Meet Mr. Dave Jones, California’s elected insurance commissioner. “Elected” is important in that opening sentence because that inherently makes the regulation of insurance in California a political activity. As is typical in current California electoral politics, Mr. Jones is from the left side of the political spectrum, and seems particularly sympathetic to the green lobby. Witness his concern over insurance company investment portfolios that dare to include any companies that derive 30% or more of their revenues from fossil fuels.
Mr. Jones has made waves in recent months by asking that insurers doing business in California provide an annual accounting of their fossil fuel investments. Although he has graciously stated that divestiture in such assets is voluntary, he warned that insurers who do not divest themselves of fossil fuel firms will be publicly identified and subject to examinations due to the concern that such assets might damage the insurer’s financial health. Giving Mr. Jones the benefit of the doubt, it’s possible that he is simply reading the not-so-subtle tea leaves of political statements such as Hillary Clinton’s admonition that “we’re going to put a lot of coal miners and coal companies out of business.” If that political ambition has a genuine chance of being realized, then yes, there is a concern that such investments on an insurer’s balance sheet could impede their long-term claim-paying ability. But this smacks of a chicken-and-egg conundrum… is Mr. Jones acting as a prudent regulator of insurance companies, or is he currying political favor with his fellow leftists to propel his own political ambitions and to eventually lead to the realization of a crumbling fossil fuel industry?
The cynic in me leans toward the latter. There is another effect of this action that concerns me. California does tend to be out in front of (and often alone) the rest of the country on many left-leaning political initiatives. Many of the insurers doing business in California also do business in other states. If the California Insurance Commissioner takes it upon himself to manage the individual investments in an insurer’s portfolio to advance a political agenda that is not directly related to the business of insurance, is that not usurping authority from the other 49 insurance commissioners? What’s a national or regional insurer to do if all 50 state insurance commissioners begin picking favored and dis-favored industries for their regulated insurers to hold in their investment portfolios? Couldn’t the Michigan insurance commissioner take a similar approach toward Silicon Valley tech companies since there has been talk of another tech bubble inflating?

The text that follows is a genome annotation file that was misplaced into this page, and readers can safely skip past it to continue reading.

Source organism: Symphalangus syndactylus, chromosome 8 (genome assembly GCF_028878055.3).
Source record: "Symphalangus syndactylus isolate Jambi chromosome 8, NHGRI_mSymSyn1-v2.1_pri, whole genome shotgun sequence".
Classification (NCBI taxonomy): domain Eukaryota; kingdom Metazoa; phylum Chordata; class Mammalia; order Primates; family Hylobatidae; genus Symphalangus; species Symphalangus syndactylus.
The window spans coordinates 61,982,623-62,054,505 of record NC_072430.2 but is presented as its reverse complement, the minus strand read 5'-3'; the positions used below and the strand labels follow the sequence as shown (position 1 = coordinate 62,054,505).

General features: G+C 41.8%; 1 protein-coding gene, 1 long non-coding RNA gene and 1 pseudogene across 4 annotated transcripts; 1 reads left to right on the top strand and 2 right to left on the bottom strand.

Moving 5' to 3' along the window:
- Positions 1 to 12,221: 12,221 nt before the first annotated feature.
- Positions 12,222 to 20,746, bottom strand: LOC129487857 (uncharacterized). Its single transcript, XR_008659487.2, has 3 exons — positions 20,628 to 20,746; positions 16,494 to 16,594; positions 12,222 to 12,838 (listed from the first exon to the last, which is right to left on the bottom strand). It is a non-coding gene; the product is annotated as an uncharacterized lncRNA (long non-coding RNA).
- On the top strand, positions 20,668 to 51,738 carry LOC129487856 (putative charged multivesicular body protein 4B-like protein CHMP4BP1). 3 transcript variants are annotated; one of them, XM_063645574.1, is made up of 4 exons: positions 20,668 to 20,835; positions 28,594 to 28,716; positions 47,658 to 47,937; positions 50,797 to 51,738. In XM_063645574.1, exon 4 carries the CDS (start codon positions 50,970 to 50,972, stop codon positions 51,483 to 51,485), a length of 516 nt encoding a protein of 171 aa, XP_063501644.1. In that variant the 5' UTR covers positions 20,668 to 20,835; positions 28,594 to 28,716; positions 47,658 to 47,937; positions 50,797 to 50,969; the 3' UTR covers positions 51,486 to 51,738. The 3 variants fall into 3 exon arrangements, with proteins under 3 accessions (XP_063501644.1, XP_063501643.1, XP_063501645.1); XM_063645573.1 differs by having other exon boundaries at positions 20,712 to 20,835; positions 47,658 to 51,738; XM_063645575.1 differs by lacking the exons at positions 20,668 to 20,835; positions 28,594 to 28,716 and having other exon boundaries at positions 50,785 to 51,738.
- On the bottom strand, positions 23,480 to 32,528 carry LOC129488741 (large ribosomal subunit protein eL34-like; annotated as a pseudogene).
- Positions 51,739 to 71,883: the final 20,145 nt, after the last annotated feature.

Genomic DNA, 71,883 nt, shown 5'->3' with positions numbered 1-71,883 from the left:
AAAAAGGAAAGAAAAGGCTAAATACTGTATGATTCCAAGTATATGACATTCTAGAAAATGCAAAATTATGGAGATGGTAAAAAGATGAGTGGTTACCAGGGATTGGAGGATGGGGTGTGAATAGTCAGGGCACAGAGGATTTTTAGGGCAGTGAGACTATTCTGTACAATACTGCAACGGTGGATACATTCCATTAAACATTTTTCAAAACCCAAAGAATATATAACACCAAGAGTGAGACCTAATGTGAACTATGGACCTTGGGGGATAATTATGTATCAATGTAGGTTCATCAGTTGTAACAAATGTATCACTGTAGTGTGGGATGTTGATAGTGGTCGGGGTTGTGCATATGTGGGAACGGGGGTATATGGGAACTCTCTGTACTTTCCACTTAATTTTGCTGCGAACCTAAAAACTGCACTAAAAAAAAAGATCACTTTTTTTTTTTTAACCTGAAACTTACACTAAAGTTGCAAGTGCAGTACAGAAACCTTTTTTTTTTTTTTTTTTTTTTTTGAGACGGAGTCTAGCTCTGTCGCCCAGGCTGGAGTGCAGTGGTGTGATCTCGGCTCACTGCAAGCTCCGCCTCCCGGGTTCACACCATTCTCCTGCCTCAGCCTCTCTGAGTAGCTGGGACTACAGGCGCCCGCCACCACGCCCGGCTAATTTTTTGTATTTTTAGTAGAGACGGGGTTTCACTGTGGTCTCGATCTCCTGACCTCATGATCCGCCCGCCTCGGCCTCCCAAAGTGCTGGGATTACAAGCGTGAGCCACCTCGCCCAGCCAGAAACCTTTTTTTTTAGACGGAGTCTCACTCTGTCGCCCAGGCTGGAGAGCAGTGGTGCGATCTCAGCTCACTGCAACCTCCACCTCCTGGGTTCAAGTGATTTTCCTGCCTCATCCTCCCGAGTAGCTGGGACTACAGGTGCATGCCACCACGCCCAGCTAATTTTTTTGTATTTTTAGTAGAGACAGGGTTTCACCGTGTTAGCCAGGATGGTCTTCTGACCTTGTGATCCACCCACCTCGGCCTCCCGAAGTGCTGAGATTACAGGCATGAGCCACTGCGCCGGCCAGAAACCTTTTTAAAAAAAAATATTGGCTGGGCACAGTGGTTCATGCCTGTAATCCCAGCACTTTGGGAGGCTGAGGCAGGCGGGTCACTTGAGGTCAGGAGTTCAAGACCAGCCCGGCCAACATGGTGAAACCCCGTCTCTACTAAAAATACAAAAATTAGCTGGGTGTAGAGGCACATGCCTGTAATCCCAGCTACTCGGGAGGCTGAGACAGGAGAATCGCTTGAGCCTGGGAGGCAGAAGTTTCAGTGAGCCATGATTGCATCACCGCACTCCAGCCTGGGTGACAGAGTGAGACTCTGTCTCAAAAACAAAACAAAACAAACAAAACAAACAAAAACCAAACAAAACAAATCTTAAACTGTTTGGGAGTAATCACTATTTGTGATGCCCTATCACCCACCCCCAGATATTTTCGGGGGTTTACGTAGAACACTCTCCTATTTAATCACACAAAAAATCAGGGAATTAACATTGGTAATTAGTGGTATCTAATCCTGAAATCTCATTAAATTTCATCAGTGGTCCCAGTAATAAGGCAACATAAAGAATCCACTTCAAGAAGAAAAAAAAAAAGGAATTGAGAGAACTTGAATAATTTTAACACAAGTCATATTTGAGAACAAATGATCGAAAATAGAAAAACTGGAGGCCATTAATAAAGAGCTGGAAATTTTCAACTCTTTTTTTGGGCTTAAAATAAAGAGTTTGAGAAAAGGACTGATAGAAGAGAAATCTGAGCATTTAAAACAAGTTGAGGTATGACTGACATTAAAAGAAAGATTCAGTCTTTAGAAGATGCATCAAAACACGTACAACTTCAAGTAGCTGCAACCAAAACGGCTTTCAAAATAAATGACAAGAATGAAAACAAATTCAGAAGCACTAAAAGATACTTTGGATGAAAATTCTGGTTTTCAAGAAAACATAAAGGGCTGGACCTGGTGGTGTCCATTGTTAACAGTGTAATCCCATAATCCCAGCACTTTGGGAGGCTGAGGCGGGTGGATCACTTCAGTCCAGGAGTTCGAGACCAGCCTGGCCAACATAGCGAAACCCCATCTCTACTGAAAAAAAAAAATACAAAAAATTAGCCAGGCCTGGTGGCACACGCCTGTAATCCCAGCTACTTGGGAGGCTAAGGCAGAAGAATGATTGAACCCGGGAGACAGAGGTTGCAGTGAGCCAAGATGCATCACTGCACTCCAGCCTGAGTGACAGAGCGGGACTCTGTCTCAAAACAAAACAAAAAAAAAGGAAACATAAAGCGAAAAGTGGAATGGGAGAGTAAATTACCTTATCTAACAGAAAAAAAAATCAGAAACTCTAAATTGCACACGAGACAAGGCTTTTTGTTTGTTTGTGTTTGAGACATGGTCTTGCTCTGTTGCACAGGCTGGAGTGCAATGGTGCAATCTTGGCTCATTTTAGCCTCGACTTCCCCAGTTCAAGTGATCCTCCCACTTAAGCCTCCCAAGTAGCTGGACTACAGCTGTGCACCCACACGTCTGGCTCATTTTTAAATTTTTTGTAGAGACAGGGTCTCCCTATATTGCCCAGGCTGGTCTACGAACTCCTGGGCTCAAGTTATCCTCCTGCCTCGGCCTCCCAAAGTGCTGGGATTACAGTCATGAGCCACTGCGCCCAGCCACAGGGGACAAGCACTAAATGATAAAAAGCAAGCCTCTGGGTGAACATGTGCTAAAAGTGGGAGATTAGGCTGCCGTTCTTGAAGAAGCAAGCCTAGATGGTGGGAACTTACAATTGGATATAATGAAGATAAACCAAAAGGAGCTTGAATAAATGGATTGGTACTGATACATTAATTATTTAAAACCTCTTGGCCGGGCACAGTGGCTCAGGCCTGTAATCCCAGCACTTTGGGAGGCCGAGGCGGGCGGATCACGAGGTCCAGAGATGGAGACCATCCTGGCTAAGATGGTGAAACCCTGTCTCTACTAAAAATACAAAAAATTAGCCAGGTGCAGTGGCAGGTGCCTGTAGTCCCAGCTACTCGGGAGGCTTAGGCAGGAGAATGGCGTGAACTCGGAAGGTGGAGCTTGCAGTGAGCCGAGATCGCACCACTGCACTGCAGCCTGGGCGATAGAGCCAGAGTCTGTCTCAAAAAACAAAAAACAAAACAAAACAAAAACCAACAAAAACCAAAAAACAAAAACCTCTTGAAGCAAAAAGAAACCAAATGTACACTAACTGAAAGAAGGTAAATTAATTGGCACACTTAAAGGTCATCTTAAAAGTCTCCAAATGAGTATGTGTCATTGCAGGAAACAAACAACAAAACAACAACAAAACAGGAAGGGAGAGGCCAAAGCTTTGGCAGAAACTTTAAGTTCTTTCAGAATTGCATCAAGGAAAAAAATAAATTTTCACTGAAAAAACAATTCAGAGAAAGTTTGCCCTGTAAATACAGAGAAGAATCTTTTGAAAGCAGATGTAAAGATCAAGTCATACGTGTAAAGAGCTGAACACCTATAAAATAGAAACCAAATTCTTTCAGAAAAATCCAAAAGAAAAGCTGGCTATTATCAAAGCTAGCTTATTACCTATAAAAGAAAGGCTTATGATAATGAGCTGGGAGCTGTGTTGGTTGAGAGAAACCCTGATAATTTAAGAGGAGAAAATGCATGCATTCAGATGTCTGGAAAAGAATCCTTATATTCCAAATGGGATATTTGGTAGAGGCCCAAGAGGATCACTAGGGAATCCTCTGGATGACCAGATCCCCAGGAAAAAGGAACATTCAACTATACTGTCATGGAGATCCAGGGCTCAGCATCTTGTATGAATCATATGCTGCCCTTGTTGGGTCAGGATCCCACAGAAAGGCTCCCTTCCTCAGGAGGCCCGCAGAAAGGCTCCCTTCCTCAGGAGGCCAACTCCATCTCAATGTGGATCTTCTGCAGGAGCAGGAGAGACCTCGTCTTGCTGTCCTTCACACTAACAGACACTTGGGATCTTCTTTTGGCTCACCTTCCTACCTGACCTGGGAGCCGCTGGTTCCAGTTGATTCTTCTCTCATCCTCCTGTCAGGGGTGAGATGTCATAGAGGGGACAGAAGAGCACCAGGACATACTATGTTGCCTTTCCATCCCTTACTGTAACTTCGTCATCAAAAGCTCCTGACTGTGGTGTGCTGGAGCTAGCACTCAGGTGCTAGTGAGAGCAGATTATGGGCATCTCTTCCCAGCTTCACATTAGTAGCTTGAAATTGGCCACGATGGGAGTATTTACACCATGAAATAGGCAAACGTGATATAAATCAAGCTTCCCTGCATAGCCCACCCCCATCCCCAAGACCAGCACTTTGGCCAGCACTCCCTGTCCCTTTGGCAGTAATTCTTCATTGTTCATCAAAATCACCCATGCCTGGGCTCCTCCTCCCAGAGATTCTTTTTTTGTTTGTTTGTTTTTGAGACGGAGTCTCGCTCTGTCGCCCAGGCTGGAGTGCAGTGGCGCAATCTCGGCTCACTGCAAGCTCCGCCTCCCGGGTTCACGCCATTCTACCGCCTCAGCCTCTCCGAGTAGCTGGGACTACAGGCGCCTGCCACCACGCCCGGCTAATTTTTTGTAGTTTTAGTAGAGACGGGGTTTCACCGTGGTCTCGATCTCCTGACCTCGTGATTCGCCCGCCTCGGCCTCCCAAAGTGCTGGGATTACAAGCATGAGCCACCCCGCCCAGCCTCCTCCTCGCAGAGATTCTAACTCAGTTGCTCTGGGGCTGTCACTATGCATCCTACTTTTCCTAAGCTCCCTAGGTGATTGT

We all like to assume that our elected public officials truly have the best interests of their constituents at heart when they exercise the authority of their office. Unfortunately, I think we’ve witnessed increasing evidence that many such actions taken in the last 10-20 years have been politically motivated and self-serving. My instinct tells me that this is the case here with California’s chief insurance regulator using his authority to sink fossil fuel investments deep into Davy Jones’ Locker – not for the good of insurance companies or customers, but for the advancement of his own political agenda and ambitions.
Last week I wrote about the recent midterm elections and a few potential effects on the insurance industry. In that post, I mentioned the Supreme Court’s acceptance of the King v. Burwell case which could ultimately reverse many of the Affordable Care Act’s (ACA) subsidies, which would ultimately lead to an unraveling of the current law. That eventuality would require the Obama Administration and the Republican-led Congress to reopen the law for significant legislative re-writing. Or under normal circumstances that would be the expectation.
Of course, these are not normal times. President Obama has taken several unilateral steps to modify the ACA without any legislative action. The President’s actions have led to criticisms of lawlessness and anti-Constitutional exertions of power. The Administration argues that they are simply taking common sense steps to smooth the implementation of the complex law. Based on last year’s enrollment troubles, they apparently didn’t take enough such actions. With more unilateral executive orders looming on immigration policy, nothing should be assumed to be beyond the reach of this Administration’s use of executive power, legitimate or otherwise.